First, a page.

In AA: One person describes how she jumped out of a four story building and hit some sort of deck on the way down, bounced, and when she landed she was not dead (obviously) but had broken every bone in her body.
Another person took pills. Went into a coma for two months. Is still alive (obviously).
Nothing like that has ever happened to me. I never tried to kill myself. But I looked it up. I studied it.
Almost everyone who leaps off a bridge regrets it on the way down. They think, “Oh no!” in 100% of the cases. We only know this, of course, from the survivors.
Maybe they did not have enough commitment to the task. Maybe the ones who killed themselves were gifted with a strange determination the rest of us can only hope for.
I found one pill fairly easy to get from the doctor. I researched. If I took the whole bottle, there was a high likelihood I would die. Then my kids could get my life insurance.
But would I risk it? What if you just end up brain damaged for life. They can keep people alive forever now. No. I won’t risk it.
I had lost all my money. I was scared and broke. I had no friends. My dad had a stroke.
I had heard about an experimental treatment where they move your body all around in this globe.
But it cost money. I had no money. So I would go and watch him each week slowly die.
At first he stopped doing any kind of facial recognition. Then he would just look at the ceiling so I taped a chess board to the ceiling. It was “white to move and win”.
I hoped he would solve the position. Queen to Knight 8. Check! And like pins in the lock of a safe, everything would roll into place and his brain would wake up.
But he never focused on the board. Then he got bed sores. Then he got a heart attack. Then he died.
People say, “don’t worry. Things cycle.” No they don’t. Things sometimes go down, then they go down more. Then I say, “it can’t get worse”. And then it gets worse. Things can go down forever. Eventually they always do.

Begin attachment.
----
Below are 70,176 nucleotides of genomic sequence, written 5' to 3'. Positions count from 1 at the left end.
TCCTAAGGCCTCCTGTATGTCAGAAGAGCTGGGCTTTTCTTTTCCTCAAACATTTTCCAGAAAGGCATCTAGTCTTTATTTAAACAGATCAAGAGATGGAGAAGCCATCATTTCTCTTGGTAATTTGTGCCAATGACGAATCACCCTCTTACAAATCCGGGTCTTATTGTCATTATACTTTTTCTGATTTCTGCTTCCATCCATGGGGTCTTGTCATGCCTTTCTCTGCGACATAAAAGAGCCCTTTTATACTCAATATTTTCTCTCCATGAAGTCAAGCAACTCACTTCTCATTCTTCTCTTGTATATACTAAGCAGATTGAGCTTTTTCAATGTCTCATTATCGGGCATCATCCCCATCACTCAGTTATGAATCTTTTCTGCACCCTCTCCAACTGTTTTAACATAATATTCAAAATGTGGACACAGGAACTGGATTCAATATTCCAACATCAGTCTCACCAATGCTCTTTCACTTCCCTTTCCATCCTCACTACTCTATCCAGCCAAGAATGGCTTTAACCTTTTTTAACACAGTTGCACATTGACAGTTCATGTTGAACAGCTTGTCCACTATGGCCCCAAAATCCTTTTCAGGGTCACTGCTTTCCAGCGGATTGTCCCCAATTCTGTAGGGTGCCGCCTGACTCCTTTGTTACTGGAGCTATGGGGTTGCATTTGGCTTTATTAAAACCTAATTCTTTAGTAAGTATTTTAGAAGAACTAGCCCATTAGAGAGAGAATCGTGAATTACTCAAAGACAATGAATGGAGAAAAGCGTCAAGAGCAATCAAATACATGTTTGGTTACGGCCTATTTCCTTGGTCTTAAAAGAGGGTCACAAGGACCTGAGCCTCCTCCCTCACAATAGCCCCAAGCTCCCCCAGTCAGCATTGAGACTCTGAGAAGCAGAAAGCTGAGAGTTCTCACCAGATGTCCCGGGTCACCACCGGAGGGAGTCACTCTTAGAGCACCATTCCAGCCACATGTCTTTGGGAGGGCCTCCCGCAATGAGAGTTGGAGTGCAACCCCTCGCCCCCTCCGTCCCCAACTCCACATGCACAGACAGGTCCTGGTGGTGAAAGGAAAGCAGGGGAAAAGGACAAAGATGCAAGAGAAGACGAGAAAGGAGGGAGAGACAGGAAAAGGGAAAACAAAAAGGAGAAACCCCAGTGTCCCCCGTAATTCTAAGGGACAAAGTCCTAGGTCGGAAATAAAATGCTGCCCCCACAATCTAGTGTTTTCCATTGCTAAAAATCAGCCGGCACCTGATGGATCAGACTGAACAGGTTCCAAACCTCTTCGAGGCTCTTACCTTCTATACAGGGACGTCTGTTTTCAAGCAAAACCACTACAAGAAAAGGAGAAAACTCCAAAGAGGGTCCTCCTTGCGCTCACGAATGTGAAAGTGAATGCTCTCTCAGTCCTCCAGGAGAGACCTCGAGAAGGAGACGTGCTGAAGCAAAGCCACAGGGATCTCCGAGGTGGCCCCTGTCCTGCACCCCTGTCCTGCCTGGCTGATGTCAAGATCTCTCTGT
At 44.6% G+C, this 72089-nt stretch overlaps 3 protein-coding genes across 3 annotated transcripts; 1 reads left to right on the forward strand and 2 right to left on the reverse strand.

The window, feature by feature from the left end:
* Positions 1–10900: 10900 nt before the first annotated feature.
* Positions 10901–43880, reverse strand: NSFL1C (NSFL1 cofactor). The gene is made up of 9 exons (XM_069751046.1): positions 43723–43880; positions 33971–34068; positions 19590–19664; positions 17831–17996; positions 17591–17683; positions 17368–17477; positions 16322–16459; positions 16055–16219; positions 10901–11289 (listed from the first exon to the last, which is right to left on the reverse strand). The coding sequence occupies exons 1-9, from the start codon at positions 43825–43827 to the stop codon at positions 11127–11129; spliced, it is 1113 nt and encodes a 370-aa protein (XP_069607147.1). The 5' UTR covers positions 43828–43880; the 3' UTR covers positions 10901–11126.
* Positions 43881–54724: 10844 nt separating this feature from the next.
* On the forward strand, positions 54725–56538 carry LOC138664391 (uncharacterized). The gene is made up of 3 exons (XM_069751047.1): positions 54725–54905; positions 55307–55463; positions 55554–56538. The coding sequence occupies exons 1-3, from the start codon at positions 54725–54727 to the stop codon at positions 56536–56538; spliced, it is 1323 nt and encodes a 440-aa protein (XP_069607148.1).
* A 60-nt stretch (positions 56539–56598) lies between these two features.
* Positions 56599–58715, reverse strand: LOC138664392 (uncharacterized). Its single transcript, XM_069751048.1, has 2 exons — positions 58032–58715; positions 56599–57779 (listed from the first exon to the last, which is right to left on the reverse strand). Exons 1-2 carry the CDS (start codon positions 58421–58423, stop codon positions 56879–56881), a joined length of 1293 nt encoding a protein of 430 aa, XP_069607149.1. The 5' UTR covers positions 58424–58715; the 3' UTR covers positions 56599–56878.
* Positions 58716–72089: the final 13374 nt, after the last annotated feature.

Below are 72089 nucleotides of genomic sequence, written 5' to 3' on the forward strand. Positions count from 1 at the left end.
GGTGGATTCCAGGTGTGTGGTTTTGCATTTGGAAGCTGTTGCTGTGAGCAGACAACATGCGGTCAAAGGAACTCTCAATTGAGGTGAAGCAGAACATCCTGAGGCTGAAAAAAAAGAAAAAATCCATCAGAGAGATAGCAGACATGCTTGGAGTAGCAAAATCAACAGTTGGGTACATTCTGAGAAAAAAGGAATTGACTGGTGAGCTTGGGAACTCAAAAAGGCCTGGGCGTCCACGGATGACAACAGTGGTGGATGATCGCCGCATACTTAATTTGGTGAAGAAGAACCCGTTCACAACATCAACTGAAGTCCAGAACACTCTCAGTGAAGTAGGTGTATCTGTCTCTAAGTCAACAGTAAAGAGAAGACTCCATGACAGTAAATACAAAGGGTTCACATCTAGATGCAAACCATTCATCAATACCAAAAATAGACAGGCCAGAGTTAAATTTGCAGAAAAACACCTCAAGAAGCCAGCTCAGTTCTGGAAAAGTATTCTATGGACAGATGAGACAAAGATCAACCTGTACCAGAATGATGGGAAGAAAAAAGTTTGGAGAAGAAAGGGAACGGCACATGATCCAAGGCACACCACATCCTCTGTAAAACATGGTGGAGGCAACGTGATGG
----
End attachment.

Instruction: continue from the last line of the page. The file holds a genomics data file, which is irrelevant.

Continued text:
“Do one thing a day,” my sister once told me.
That’s it. It compounds. One thing becomes two. Two becomes Four. And so on. That’s how you climb up. Life compounds.
For me it started to compound when I did just one small thing a day. Then those small things would turn into opportunities. Then they would turn into actions. Then they would turn into executions.
People would tell me, “Have a healthy morning”. That’s very hard for me sometimes.
People would tell me, “Be grateful.” Sometimes it’s hard to be grateful when everything is going wrong.
One thing a day. Write an email. Sleep eight hours. Write ten ideas a day.
Send a rent check in. Call your friend. Take a walk. Study a new love for 15 minutes.
There’s that song that goes. “Click. Click. Click. Click.”
Make a click. Say “good morning”. Click. Write down one page of random journaling. Click. Send an email with an idea. Click. Eat well. Click.
I started to write ten ideas a day. Click. I took a walk. I kept in touch with friends. I wrote to strangers and sent them my ideas. I was grateful when people started to respond.
I followed up on two of the responses. I started to write for a living. I started a new business. I outsourced the development to India. Click.
After months, then years, things started to kick in. My blog became the #1 search result if you Googled “I Want to Die.” Success!
I would do one thing that makes me uncomfortable each day. This is how you carve out freedom in the prison around you.
One thing creative each day. Read about creative people and you will start to do creative things.
One thing that made me laugh each day, since it’s so hard for adults to laugh. One thing that strengthens any of my relationships.
“One thing a day” equals what I call “The Simple Daily Practice”.
And am I happy now? I don’t know what happy means. Life is chaos and The Simple Daily Practice is my small attempt to order it. Somewhere in the middle is contentment and freedom.
Your life starts to compound into helping the people around you. Like a pebble rippling out from the middle of the ocean, the waves eventually hit all shores. You achieve impact.